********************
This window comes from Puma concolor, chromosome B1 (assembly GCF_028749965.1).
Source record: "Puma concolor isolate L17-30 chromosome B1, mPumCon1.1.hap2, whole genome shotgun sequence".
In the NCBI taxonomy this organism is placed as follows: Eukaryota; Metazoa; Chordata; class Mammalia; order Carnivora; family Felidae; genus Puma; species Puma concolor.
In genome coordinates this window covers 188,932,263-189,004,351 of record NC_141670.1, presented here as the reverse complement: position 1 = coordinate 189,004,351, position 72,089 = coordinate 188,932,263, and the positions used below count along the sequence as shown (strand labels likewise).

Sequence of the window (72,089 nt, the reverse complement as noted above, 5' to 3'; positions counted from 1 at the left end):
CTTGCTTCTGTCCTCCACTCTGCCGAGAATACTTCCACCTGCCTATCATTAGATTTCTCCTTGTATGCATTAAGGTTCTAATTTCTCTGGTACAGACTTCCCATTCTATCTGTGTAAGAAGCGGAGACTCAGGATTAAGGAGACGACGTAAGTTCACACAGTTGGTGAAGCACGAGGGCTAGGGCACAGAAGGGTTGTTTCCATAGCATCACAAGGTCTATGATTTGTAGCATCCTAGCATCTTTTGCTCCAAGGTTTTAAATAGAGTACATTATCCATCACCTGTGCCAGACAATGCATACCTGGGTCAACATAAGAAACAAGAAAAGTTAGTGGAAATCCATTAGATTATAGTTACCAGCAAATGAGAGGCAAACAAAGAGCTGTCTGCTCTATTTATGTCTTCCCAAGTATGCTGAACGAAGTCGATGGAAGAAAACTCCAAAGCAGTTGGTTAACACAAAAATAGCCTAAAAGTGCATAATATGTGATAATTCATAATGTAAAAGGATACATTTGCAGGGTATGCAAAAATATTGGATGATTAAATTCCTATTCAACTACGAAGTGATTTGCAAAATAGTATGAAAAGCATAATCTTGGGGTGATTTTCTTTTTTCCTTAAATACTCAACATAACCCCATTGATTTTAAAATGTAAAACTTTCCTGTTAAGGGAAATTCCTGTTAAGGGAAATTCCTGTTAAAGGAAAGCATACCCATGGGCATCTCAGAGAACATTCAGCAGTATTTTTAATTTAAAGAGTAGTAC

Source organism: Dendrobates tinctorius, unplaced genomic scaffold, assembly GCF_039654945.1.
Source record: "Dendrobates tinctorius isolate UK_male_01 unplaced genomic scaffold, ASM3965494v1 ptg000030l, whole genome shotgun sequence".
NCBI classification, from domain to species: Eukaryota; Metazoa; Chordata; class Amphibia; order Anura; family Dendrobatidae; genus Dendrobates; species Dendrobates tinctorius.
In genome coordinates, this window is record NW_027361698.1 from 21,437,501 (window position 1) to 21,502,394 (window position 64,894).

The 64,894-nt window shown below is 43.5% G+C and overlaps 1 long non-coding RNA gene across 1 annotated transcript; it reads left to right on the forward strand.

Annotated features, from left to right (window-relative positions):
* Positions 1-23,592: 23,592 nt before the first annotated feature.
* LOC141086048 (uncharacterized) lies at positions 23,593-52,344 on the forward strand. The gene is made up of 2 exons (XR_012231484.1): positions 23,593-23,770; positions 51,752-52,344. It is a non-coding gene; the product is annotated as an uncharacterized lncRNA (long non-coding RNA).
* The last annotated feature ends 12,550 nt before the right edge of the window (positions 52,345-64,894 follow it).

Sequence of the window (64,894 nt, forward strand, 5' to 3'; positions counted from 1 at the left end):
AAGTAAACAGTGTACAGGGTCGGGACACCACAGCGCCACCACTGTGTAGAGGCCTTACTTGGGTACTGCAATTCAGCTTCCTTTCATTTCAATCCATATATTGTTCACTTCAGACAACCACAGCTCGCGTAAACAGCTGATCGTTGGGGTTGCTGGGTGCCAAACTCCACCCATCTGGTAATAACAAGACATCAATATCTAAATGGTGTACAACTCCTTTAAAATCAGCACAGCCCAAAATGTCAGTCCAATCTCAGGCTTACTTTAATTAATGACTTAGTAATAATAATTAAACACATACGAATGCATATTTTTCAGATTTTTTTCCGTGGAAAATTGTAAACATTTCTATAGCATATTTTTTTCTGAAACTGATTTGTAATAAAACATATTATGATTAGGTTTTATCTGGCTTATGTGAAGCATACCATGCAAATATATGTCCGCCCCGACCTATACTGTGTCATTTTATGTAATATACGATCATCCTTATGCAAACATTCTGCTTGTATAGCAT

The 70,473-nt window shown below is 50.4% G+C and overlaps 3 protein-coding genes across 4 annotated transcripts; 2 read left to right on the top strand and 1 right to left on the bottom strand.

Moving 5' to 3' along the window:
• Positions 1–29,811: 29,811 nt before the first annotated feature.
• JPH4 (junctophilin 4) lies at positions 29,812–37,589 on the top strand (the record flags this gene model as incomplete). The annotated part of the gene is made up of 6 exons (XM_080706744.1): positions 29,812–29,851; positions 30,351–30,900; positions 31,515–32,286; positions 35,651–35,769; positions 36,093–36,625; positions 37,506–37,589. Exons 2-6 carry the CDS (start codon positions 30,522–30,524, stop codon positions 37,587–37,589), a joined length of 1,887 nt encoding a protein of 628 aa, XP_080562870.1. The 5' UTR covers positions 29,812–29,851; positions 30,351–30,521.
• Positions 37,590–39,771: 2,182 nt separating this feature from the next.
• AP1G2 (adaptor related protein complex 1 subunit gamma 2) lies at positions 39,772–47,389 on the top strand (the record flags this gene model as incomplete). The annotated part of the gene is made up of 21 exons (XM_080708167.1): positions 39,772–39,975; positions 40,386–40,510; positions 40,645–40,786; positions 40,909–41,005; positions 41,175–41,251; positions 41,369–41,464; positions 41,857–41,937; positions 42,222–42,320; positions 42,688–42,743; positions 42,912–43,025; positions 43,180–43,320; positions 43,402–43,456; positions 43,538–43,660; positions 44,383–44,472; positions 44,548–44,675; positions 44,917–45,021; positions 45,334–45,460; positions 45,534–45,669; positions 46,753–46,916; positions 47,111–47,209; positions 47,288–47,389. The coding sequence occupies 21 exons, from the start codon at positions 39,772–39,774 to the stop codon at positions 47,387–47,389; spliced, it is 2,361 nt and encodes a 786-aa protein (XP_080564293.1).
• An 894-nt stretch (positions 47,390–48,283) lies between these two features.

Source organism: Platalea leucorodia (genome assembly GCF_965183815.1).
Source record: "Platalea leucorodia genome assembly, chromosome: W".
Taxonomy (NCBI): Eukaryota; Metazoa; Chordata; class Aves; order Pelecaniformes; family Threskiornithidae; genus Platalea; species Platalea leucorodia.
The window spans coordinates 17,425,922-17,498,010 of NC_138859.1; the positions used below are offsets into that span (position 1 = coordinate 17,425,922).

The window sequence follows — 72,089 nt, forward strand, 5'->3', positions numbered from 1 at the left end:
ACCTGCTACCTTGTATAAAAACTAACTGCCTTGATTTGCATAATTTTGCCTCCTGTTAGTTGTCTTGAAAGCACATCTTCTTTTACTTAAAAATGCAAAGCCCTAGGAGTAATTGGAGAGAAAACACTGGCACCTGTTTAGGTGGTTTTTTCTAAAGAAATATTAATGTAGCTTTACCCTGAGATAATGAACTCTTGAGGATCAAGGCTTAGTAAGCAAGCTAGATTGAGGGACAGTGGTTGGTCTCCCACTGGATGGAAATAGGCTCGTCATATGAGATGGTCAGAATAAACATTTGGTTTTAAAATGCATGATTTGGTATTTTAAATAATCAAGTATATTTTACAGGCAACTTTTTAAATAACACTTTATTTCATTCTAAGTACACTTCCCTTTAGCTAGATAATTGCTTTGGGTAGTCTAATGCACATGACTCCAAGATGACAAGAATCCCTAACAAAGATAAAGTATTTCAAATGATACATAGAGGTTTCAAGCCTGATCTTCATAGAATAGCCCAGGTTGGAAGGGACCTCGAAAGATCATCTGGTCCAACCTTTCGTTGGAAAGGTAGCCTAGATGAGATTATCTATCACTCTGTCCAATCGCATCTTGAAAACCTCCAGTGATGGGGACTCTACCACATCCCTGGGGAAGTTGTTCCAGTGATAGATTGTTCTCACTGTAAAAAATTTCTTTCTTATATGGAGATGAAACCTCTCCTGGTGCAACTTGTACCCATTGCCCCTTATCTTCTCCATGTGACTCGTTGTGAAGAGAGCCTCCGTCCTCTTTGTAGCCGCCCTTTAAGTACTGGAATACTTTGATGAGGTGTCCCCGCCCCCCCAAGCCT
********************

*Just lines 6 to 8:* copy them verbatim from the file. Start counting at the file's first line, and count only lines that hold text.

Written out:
CTTGCTTCTGTCCTCCACTCTGCCGAGAATACTTCCACCTGCCTATCATTAGATTTCTCCTTGTATGCATTAAGGTTCTAATTTCTCTGGTACAGACTTCCCATTCTATCTGTGTAAGAAGCGGAGACTCAGGATTAAGGAGACGACGTAAGTTCACACAGTTGGTGAAGCACGAGGGCTAGGGCACAGAAGGGTTGTTTCCATAGCATCACAAGGTCTATGATTTGTAGCATCCTAGCATCTTTTGCTCCAAGGTTTTAAATAGAGTACATTATCCATCACCTGTGCCAGACAATGCATACCTGGGTCAACATAAGAAACAAGAAAAGTTAGTGGAAATCCATTAGATTATAGTTACCAGCAAATGAGAGGCAAACAAAGAGCTGTCTGCTCTATTTATGTCTTCCCAAGTATGCTGAACGAAGTCGATGGAAGAAAACTCCAAAGCAGTTGGTTAACACAAAAATAGCCTAAAAGTGCATAATATGTGATAATTCATAATGTAAAAGGATACATTTGCAGGGTATGCAAAAATATTGGATGATTAAATTCCTATTCAACTACGAAGTGATTTGCAAAATAGTATGAAAAGCATAATCTTGGGGTGATTTTCTTTTTTCCTTAAATACTCAACATAACCCCATTGATTTTAAAATGTAAAACTTTCCTGTTAAGGGAAATTCCTGTTAAGGGAAATTCCTGTTAAAGGAAAGCATACCCATGGGCATCTCAGAGAACATTCAGCAGTATTTTTAATTTAAAGAGTAGTAC

Source organism: Dendrobates tinctorius, unplaced genomic scaffold, assembly GCF_039654945.1.
Source record: "Dendrobates tinctorius isolate UK_male_01 unplaced genomic scaffold, ASM3965494v1 ptg000030l, whole genome shotgun sequence".